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Missing these forgotten deductions can cost you thousands at tax time

Jul 14, 2017

TAX time moves up a gear this weekend and many Australians are missing out on big money by forgetting deductions they are entitled to claim.

Yesterday was the deadline for employers to deliver payment summaries to their workers, and many can now work on chasing a refund, which averages about $2500 for the 80 per cent of individuals who receive one.

However, tax specialists say many deductions are often forgotten — effectively giving the Australian Taxation Office your extra money.

RELATED: How to bag a modern tax deduction

Deakin University department of accounting associate professor Adrian Raftery said while the ATO was good at catching people who did not declare all their income, it would not inform you if your deductions were too low.

“Wouldn’t that be amazing if they did? Ripley’s Believe it or Not stuff right there. ‘Hey honey, the ATO just called me to say that I should have claimed some more and they are going to send me a cheque’,” he said.

Deakin University’s Adrian Raftery says many tax deductions are missed, and the ATO cannot tell you.

Dr Raftery said the ATO was not deliberately avoiding telling you about forgotten tax deductions — it simply did not have the systems to detect under-claiming.

So the responsibility is on you, and here are 10 common tax deductions that are often forgotten.


Australians are working from home more than ever, and many don’t realise they can claim a portion of their electricity and gas costs related to home office use. The ATO makes this simple to claim by allowing a deduction of 45c per hour for home office energy. You will need to be able to justify your claim.


“This is a legitimate tax deduction that most forget about because it is tucked inside a life or health insurance policy,” Dr Raftery said. However, if your income protection insurance is paid within your superannuation fund a tax deduction cannot be claimed.


“It amazed me over the years just how many people would forget this claim, which was invariably their biggest legitimate tax deduction,” Dr Raftery said.

Interest deductions can be made for both rental property loans and other loans for investments such as shares and managed funds. senior tax agent Liz Russell says work-related phone and car use is tax-deductible.

4 WORK-RELATED CAR USE senior tax agent Liz Russell said while you could not claim car costs for travel to and from work, other tax-deductible work-related motor vehicle use was often forgotten. “If you have to visit a client or drop something off or visit another site, you can claim that,” she said.

A written logbook is unnecessary if you travel less than 5000km and are happy to claim the 66c per kilometre ATO-allowed deduction — as long as you can show how you worked it out. This deduction alone could be worth up to $3300, equating to a $1000-plus refund for most taxpayers.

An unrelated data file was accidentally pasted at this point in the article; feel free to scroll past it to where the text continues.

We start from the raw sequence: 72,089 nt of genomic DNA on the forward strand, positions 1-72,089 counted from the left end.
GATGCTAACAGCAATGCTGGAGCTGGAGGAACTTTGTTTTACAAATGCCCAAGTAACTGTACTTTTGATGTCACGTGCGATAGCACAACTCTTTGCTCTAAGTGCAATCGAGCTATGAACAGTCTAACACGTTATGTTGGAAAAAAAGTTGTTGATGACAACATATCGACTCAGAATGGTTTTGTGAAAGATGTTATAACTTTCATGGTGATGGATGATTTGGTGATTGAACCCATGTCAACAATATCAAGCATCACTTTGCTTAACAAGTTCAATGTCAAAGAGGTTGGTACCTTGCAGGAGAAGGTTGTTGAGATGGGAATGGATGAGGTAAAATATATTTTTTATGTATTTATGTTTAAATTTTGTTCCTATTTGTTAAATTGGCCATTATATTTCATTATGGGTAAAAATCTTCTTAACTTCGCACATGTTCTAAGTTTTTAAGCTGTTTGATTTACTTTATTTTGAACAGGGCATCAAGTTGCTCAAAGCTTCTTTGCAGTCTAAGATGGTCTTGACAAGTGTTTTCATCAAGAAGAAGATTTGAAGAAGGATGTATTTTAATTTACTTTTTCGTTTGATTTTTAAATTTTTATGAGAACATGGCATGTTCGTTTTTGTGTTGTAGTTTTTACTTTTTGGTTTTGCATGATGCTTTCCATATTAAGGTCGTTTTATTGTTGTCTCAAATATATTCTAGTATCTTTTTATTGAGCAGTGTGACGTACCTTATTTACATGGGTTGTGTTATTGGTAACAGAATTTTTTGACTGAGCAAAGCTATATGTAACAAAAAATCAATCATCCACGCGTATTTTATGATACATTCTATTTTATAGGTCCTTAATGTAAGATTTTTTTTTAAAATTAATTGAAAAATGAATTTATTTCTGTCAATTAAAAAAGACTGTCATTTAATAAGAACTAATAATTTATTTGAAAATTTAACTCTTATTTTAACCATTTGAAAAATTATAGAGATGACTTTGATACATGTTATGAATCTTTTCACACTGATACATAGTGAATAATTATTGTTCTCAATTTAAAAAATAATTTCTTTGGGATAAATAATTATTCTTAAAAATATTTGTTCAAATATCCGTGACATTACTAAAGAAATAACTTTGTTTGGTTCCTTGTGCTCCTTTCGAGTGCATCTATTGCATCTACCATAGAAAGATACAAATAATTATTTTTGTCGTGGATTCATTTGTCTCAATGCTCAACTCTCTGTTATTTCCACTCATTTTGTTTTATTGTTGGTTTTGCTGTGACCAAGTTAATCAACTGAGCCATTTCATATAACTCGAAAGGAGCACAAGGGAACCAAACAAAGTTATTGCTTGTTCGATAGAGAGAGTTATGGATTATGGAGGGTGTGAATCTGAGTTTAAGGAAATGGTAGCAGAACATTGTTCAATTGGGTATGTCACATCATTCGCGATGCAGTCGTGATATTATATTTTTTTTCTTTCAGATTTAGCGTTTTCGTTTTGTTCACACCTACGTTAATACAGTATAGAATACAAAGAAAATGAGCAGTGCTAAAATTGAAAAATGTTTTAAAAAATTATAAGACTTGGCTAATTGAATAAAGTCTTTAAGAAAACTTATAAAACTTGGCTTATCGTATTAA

Dr Raftery said people who made detailed car deductions using the logbook method usually kept receipts for petrol, insurance, registration and servicing.

“But invariably they forget to claim depreciation on their car — usually 25 per cent of the written down value at the start of the year — as well as any interest on borrowings that they may have had,” he said. Dr Raftery said depreciation of rental property building costs and the assets inside it was another big deduction regularly missed.


Ms Russell said work-related use of your mobile phone was tax-deductible, and a proportion of phone plan charges could often be claimed. “It’s a matter of keeping records in a diary,” she said. “It takes a little time to work out, but is reflected in an increased deduction at the end of the year.”


Ms Russell said union fees or professional association membership fees could easily be forgotten if they were paid several months ago. “It doesn’t enter their mind at the end of the financial year,” she said.

Remember all your tax deductions and get a bigger tax refund.


Subscriptions to work-related journals or magazines might cost hundreds of dollars each year and deliver handy tax deductions. “You might think it’s just a magazine, but it’s deductible if related to your employment,” Ms Russell said.


H & R Block director of tax communications Mark Chapman said education courses related to your current employment opened up a range of deductions, from travel and accommodation to books and home office costs. Stationery and other office supplies — whether for your work or relevant study — were also deductions that were missed, he said.


If you didn’t keep records for deductions for 2016-17, make sure it doesn’t happen again this year. “You may have done your dash for the last financial year but you haven’t done it for the future,” Ms Russell said.

Mr Chapman said holding onto receipts was vital, even if you were unsure whether an expense was tax-deductible. “If you keep the receipt, you can have that conversation with a tax agent at tax time,” he said.

“If you don’t, you are basically leaving money on the table for the ATO to take.”


Original article published here in The Courier Mail on 14 July 2017.


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